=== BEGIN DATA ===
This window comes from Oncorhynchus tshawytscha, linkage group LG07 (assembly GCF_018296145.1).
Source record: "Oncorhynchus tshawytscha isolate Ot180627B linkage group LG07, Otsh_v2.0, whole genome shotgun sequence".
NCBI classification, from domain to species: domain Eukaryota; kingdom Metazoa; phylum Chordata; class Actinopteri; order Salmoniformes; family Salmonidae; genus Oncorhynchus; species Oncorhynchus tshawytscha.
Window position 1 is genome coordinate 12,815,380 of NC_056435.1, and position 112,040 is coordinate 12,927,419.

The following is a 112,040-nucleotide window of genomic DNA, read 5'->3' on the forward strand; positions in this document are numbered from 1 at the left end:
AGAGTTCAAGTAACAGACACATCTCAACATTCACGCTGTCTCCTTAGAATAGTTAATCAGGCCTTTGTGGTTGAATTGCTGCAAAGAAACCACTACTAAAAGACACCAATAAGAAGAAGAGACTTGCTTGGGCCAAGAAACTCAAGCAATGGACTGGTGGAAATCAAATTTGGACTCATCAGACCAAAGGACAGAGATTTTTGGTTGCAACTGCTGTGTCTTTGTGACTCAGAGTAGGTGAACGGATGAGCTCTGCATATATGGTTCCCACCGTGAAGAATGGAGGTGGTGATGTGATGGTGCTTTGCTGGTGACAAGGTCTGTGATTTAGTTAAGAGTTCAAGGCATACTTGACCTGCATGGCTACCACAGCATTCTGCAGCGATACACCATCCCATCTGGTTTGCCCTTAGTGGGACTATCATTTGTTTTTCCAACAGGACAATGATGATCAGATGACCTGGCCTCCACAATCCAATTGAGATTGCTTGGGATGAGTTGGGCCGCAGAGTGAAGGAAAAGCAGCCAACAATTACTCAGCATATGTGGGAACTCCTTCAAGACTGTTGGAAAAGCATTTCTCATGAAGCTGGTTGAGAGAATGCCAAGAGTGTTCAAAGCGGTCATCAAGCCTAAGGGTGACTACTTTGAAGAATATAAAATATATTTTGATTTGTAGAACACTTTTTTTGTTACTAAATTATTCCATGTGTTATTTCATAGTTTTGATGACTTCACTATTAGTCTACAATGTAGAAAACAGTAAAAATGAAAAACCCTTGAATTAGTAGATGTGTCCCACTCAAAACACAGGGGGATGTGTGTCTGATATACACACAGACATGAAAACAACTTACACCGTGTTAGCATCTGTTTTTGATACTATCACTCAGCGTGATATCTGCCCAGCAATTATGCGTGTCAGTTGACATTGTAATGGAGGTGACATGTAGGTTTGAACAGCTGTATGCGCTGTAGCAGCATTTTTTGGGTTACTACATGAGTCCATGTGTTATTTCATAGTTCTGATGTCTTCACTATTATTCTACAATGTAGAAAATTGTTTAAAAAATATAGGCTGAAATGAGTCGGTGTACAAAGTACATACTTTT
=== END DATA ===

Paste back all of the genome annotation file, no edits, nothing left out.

This window comes from Oncorhynchus tshawytscha, linkage group LG07 (assembly GCF_018296145.1).
Source record: "Oncorhynchus tshawytscha isolate Ot180627B linkage group LG07, Otsh_v2.0, whole genome shotgun sequence".
NCBI classification, from domain to species: domain Eukaryota; kingdom Metazoa; phylum Chordata; class Actinopteri; order Salmoniformes; family Salmonidae; genus Oncorhynchus; species Oncorhynchus tshawytscha.
Window position 1 is genome coordinate 12,815,380 of NC_056435.1, and position 112,040 is coordinate 12,927,419.

The following is a 112,040-nucleotide window of genomic DNA, read 5'->3' on the forward strand; positions in this document are numbered from 1 at the left end:
AGAGTTCAAGTAACAGACACATCTCAACATTCACGCTGTCTCCTTAGAATAGTTAATCAGGCCTTTGTGGTTGAATTGCTGCAAAGAAACCACTACTAAAAGACACCAATAAGAAGAAGAGACTTGCTTGGGCCAAGAAACTCAAGCAATGGACTGGTGGAAATCAAATTTGGACTCATCAGACCAAAGGACAGAGATTTTTGGTTGCAACTGCTGTGTCTTTGTGACTCAGAGTAGGTGAACGGATGAGCTCTGCATATATGGTTCCCACCGTGAAGAATGGAGGTGGTGATGTGATGGTGCTTTGCTGGTGACAAGGTCTGTGATTTAGTTAAGAGTTCAAGGCATACTTGACCTGCATGGCTACCACAGCATTCTGCAGCGATACACCATCCCATCTGGTTTGCCCTTAGTGGGACTATCATTTGTTTTTCCAACAGGACAATGATGATCAGATGACCTGGCCTCCACAATCCAATTGAGATTGCTTGGGATGAGTTGGGCCGCAGAGTGAAGGAAAAGCAGCCAACAATTACTCAGCATATGTGGGAACTCCTTCAAGACTGTTGGAAAAGCATTTCTCATGAAGCTGGTTGAGAGAATGCCAAGAGTGTTCAAAGCGGTCATCAAGCCTAAGGGTGACTACTTTGAAGAATATAAAATATATTTTGATTTGTAGAACACTTTTTTTGTTACTAAATTATTCCATGTGTTATTTCATAGTTTTGATGACTTCACTATTAGTCTACAATGTAGAAAACAGTAAAAATGAAAAACCCTTGAATTAGTAGATGTGTCCCACTCAAAACACAGGGGGATGTGTGTCTGATATACACACAGACATGAAAACAACTTACACCGTGTTAGCATCTGTTTTTGATACTATCACTCAGCGTGATATCTGCCCAGCAATTATGCGTGTCAGTTGACATTGTAATGGAGGTGACATGTAGGTTTGAACAGCTGTATGCGCTGTAGCAGCATTTTTTGGGTTACTACATGAGTCCATGTGTTATTTCATAGTTCTGATGTCTTCACTATTATTCTACAATGTAGAAAATTGTTTAAAAAATATAGGCTGAAATGAGTCGGTGTACAAAGTACATACTTTT